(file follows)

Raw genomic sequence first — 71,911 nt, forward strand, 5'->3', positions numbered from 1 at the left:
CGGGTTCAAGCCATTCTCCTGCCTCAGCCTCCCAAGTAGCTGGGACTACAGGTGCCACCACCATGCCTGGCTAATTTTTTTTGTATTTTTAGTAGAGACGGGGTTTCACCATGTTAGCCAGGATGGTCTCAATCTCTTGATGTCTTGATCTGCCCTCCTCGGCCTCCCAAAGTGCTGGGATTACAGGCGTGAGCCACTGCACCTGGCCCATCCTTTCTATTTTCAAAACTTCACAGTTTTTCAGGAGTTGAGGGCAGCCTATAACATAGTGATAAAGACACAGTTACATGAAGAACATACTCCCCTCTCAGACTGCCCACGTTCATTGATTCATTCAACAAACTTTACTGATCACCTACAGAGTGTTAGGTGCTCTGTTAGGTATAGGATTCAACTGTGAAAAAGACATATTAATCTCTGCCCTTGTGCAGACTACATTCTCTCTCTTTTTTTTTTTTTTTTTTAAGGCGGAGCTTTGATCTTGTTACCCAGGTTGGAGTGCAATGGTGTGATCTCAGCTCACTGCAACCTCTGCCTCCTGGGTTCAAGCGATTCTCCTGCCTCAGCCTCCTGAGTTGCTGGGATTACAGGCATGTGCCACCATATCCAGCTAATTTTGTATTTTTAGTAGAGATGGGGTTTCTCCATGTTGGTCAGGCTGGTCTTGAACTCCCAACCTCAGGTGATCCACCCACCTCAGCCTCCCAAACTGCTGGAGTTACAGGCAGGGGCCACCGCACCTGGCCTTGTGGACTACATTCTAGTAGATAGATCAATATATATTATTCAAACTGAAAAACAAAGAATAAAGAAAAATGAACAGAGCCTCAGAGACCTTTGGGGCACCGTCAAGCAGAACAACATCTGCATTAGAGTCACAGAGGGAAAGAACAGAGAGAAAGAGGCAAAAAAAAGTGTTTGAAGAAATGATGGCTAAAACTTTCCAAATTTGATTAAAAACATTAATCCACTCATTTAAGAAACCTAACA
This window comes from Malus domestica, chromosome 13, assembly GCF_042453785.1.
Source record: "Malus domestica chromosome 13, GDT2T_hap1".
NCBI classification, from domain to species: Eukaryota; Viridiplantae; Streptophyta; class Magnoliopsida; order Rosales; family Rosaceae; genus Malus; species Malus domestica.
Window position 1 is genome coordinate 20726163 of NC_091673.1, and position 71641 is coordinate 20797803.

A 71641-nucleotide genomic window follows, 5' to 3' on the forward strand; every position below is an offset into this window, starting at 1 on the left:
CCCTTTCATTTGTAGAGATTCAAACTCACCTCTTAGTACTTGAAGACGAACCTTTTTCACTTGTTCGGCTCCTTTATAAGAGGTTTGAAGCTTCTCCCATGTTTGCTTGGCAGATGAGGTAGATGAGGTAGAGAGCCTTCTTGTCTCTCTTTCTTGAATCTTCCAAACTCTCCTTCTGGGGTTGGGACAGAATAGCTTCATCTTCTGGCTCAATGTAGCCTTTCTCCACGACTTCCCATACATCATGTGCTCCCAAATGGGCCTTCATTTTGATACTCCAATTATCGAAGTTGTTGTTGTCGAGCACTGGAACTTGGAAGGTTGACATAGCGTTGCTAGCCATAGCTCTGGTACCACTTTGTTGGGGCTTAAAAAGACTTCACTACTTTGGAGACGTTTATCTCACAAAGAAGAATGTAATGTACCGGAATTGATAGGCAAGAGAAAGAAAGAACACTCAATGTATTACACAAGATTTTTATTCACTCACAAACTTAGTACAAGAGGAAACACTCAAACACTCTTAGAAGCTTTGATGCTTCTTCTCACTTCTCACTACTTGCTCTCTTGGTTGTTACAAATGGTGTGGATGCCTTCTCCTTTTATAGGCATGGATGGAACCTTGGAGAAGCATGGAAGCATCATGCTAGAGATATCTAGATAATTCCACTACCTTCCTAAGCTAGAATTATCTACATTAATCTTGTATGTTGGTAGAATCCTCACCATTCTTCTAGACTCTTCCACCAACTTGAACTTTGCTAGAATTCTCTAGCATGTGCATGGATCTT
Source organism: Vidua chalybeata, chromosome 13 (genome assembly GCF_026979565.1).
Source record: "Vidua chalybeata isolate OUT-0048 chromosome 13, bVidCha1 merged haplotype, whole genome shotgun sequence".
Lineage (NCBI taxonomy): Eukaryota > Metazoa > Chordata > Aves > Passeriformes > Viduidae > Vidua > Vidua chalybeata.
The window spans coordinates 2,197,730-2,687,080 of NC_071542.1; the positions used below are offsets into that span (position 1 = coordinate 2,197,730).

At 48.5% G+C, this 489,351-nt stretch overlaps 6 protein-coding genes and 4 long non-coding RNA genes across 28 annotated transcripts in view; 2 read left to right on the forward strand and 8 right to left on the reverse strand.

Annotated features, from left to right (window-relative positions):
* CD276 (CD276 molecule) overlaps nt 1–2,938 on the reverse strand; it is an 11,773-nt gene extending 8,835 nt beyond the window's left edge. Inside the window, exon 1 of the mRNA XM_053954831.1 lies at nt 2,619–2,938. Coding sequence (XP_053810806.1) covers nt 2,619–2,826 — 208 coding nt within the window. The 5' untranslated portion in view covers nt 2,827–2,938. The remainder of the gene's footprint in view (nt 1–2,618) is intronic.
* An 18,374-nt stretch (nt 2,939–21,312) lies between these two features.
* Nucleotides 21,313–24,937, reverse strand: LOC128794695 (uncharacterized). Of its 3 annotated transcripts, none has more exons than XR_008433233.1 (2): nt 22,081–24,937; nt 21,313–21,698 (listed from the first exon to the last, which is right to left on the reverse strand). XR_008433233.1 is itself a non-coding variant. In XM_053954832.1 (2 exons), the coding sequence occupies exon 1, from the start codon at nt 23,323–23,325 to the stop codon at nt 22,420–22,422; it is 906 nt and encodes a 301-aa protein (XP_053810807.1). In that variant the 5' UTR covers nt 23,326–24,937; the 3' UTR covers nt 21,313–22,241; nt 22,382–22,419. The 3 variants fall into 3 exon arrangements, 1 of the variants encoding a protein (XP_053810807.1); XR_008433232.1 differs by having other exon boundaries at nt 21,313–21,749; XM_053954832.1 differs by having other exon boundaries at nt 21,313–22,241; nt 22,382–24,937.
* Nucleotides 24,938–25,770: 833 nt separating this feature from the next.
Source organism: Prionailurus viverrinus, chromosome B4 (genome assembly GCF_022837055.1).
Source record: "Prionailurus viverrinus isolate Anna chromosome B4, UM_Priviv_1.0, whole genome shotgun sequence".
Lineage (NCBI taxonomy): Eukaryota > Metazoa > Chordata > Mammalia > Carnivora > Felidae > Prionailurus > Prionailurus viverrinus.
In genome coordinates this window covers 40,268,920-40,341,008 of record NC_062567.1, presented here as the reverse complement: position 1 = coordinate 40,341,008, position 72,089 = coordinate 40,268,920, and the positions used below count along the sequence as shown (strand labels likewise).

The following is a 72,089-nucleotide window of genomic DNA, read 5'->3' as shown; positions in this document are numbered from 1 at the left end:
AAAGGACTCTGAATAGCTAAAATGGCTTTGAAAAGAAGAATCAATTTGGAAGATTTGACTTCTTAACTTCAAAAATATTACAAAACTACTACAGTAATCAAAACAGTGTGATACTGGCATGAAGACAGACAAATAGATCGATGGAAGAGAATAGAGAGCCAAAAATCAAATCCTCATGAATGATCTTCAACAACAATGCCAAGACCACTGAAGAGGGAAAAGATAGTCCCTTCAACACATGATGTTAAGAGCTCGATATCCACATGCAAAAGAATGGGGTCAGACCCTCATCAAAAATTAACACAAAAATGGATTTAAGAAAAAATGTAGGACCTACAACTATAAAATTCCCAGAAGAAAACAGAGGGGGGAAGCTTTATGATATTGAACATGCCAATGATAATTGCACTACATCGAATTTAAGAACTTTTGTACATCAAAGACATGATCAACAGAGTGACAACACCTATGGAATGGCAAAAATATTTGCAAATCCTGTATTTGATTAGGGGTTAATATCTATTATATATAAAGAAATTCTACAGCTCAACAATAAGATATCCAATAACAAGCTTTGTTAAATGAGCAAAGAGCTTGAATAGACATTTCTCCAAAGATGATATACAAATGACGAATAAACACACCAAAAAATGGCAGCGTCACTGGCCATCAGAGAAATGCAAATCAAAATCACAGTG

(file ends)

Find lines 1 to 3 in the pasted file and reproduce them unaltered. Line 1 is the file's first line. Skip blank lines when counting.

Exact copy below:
Raw genomic sequence first — 71,911 nt, forward strand, 5'->3', positions numbered from 1 at the left:
CGGGTTCAAGCCATTCTCCTGCCTCAGCCTCCCAAGTAGCTGGGACTACAGGTGCCACCACCATGCCTGGCTAATTTTTTTTGTATTTTTAGTAGAGACGGGGTTTCACCATGTTAGCCAGGATGGTCTCAATCTCTTGATGTCTTGATCTGCCCTCCTCGGCCTCCCAAAGTGCTGGGATTACAGGCGTGAGCCACTGCACCTGGCCCATCCTTTCTATTTTCAAAACTTCACAGTTTTTCAGGAGTTGAGGGCAGCCTATAACATAGTGATAAAGACACAGTTACATGAAGAACATACTCCCCTCTCAGACTGCCCACGTTCATTGATTCATTCAACAAACTTTACTGATCACCTACAGAGTGTTAGGTGCTCTGTTAGGTATAGGATTCAACTGTGAAAAAGACATATTAATCTCTGCCCTTGTGCAGACTACATTCTCTCTCTTTTTTTTTTTTTTTTTTAAGGCGGAGCTTTGATCTTGTTACCCAGGTTGGAGTGCAATGGTGTGATCTCAGCTCACTGCAACCTCTGCCTCCTGGGTTCAAGCGATTCTCCTGCCTCAGCCTCCTGAGTTGCTGGGATTACAGGCATGTGCCACCATATCCAGCTAATTTTGTATTTTTAGTAGAGATGGGGTTTCTCCATGTTGGTCAGGCTGGTCTTGAACTCCCAACCTCAGGTGATCCACCCACCTCAGCCTCCCAAACTGCTGGAGTTACAGGCAGGGGCCACCGCACCTGGCCTTGTGGACTACATTCTAGTAGATAGATCAATATATATTATTCAAACTGAAAAACAAAGAATAAAGAAAAATGAACAGAGCCTCAGAGACCTTTGGGGCACCGTCAAGCAGAACAACATCTGCATTAGAGTCACAGAGGGAAAGAACAGAGAGAAAGAGGCAAAAAAAAGTGTTTGAAGAAATGATGGCTAAAACTTTCCAAATTTGATTAAAAACATTAATCCACTCATTTAAGAAACCTAACA
This window comes from Malus domestica, chromosome 13, assembly GCF_042453785.1.